BoT Committee Discusses Record-Setting Enrollment, Full Transition To LionPATH
The Board of Trustees kicked off its full slate of committee meetings this morning with the committee on academic affairs and student life at the beautiful (albeit remote) Wilkes-Barre campus. Right off the bat the trustees discussed two of the biggest student trends the university will face going into the semester: a large enrollment and LionPATH.
Rob Pangborn, Vice President and Dean of Undergraduate Education, rattled off some impressive numbers to start the meeting. Pangborn reported that Penn State received a record 132,000 applications for the 2016-17 cycle, which is 2,700 more than last year and the most ever. Ultimately, just more than 18,000 students accepted offers and University Park will see an also record-breaking 8,900 freshmen start classes in the fall.
“This is the largest class ever to enter University Park,” Pangborn said. “We’ll be full.”
Though Penn State anticipated a general upward trend in enrollments, it will barely have enough room to house all of the students. The university offered a unique 1+3 program to incentivize incoming freshmen to spend a year at a branch campus and take some of the weight off University Park. Pangborn said the effort was necessary to free up enough beds, and though a number of students took advantage of the scholarship, it’s going to be a little tight in the fall.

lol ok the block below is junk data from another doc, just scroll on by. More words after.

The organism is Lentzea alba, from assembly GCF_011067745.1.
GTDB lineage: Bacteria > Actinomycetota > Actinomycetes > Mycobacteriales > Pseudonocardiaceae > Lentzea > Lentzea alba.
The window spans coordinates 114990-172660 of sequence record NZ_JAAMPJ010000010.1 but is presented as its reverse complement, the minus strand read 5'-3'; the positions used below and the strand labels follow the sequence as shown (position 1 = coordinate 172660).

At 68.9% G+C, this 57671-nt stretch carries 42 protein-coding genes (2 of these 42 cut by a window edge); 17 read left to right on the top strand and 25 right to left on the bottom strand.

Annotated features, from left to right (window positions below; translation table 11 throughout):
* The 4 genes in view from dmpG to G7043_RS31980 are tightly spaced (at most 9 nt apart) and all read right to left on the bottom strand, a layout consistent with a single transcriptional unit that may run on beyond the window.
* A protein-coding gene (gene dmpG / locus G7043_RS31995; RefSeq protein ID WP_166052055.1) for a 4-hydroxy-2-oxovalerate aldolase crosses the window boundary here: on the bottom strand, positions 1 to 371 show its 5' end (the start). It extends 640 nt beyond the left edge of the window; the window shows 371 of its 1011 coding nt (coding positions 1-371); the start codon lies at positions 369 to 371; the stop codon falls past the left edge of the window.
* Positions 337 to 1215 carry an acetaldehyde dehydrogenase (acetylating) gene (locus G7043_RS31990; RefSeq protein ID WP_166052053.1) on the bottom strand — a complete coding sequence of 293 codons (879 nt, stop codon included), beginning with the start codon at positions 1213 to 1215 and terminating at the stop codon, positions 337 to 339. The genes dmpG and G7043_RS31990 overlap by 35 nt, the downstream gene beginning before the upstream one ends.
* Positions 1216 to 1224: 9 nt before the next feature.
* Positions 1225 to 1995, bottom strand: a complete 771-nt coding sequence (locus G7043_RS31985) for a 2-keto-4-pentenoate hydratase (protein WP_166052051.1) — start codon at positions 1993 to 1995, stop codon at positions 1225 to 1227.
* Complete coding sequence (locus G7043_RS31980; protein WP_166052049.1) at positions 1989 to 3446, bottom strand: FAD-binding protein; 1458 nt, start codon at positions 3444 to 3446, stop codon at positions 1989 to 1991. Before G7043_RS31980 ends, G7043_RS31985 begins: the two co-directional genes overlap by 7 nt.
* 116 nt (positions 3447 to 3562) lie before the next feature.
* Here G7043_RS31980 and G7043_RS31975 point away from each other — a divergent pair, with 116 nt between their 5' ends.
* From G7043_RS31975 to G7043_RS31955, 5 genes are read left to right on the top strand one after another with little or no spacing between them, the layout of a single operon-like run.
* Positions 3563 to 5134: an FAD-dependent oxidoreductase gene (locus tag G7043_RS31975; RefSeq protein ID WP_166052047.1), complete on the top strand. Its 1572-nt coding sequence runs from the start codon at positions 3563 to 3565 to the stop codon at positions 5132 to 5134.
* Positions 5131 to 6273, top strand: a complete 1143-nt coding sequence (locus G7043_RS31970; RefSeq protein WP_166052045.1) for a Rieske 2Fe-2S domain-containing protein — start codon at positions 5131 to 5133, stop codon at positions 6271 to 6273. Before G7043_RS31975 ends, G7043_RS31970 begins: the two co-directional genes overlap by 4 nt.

Part of the reason there will be so many students attending is because of a LionPATH glitch that accidentally admitted 1,000 students. Speaking of LionPATH, brace yourself. There’s no turning back now.
Pangborn said the university will make the full transition from eLion to LionPATH during the first week of classes in the fall. The systems will be synched and the university will be completely weened off eLion during that week. If previous LionPATH affairs are any indication, it’s going to be one giant headache, one Pangborn acknowledges.
“We’re going to be holding our breath during that particular sequence,” he said.
Penn State will also place a considerable amount of effort into the transition from ANGEL to Canvas over the next year. With 28,000 active courses, 8,500 faculty, and 90,000 students, the transition to the new learning management system will be a significant task.
Administrators from Penn State Wilkes-Barre also gave presentations about their branch on the 100-year anniversary of the campus. Committee meetings will continue throughout the day and the full Board will meet tomorrow afternoon.